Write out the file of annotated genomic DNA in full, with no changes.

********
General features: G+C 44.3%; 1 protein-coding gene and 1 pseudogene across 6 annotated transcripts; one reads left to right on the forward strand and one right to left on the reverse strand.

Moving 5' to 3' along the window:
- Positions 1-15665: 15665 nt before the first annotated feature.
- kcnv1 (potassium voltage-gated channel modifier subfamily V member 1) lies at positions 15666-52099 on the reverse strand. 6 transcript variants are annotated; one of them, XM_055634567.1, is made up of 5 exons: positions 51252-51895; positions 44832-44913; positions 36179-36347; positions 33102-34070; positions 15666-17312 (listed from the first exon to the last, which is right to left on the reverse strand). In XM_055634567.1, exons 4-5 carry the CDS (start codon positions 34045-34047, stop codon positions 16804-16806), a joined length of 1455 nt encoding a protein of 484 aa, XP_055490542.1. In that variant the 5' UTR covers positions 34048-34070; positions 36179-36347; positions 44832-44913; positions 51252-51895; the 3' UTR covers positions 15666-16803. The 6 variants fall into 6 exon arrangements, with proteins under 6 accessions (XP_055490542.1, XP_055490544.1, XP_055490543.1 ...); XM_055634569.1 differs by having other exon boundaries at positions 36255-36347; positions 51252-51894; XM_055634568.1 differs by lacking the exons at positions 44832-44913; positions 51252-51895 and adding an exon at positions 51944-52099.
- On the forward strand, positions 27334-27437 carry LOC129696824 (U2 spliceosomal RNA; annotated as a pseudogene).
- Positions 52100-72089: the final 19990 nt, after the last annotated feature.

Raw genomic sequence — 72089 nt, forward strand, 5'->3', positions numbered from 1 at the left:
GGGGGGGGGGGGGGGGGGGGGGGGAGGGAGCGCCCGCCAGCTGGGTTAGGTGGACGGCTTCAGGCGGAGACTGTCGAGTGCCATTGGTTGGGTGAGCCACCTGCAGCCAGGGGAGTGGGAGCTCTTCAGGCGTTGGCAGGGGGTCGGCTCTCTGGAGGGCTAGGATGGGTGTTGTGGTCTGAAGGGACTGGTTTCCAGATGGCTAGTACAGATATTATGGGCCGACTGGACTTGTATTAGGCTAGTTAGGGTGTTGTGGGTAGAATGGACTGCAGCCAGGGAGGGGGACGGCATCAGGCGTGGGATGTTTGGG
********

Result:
General features: G+C 44.3%; 1 protein-coding gene and 1 pseudogene across 6 annotated transcripts; one reads left to right on the forward strand and one right to left on the reverse strand.

Moving 5' to 3' along the window:
- Positions 1-15665: 15665 nt before the first annotated feature.
- kcnv1 (potassium voltage-gated channel modifier subfamily V member 1) lies at positions 15666-52099 on the reverse strand. 6 transcript variants are annotated; one of them, XM_055634567.1, is made up of 5 exons: positions 51252-51895; positions 44832-44913; positions 36179-36347; positions 33102-34070; positions 15666-17312 (listed from the first exon to the last, which is right to left on the reverse strand). In XM_055634567.1, exons 4-5 carry the CDS (start codon positions 34045-34047, stop codon positions 16804-16806), a joined length of 1455 nt encoding a protein of 484 aa, XP_055490542.1. In that variant the 5' UTR covers positions 34048-34070; positions 36179-36347; positions 44832-44913; positions 51252-51895; the 3' UTR covers positions 15666-16803. The 6 variants fall into 6 exon arrangements, with proteins under 6 accessions (XP_055490542.1, XP_055490544.1, XP_055490543.1 ...); XM_055634569.1 differs by having other exon boundaries at positions 36255-36347; positions 51252-51894; XM_055634568.1 differs by lacking the exons at positions 44832-44913; positions 51252-51895 and adding an exon at positions 51944-52099.
- On the forward strand, positions 27334-27437 carry LOC129696824 (U2 spliceosomal RNA; annotated as a pseudogene).
- Positions 52100-72089: the final 19990 nt, after the last annotated feature.

Raw genomic sequence — 72089 nt, forward strand, 5'->3', positions numbered from 1 at the left:
GGGGGGGGGGGGGGGGGGGGGGGGAGGGAGCGCCCGCCAGCTGGGTTAGGTGGACGGCTTCAGGCGGAGACTGTCGAGTGCCATTGGTTGGGTGAGCCACCTGCAGCCAGGGGAGTGGGAGCTCTTCAGGCGTTGGCAGGGGGTCGGCTCTCTGGAGGGCTAGGATGGGTGTTGTGGTCTGAAGGGACTGGTTTCCAGATGGCTAGTACAGATATTATGGGCCGACTGGACTTGTATTAGGCTAGTTAGGGTGTTGTGGGTAGAATGGACTGCAGCCAGGGAGGGGGACGGCATCAGGCGTGGGATGTTTGGG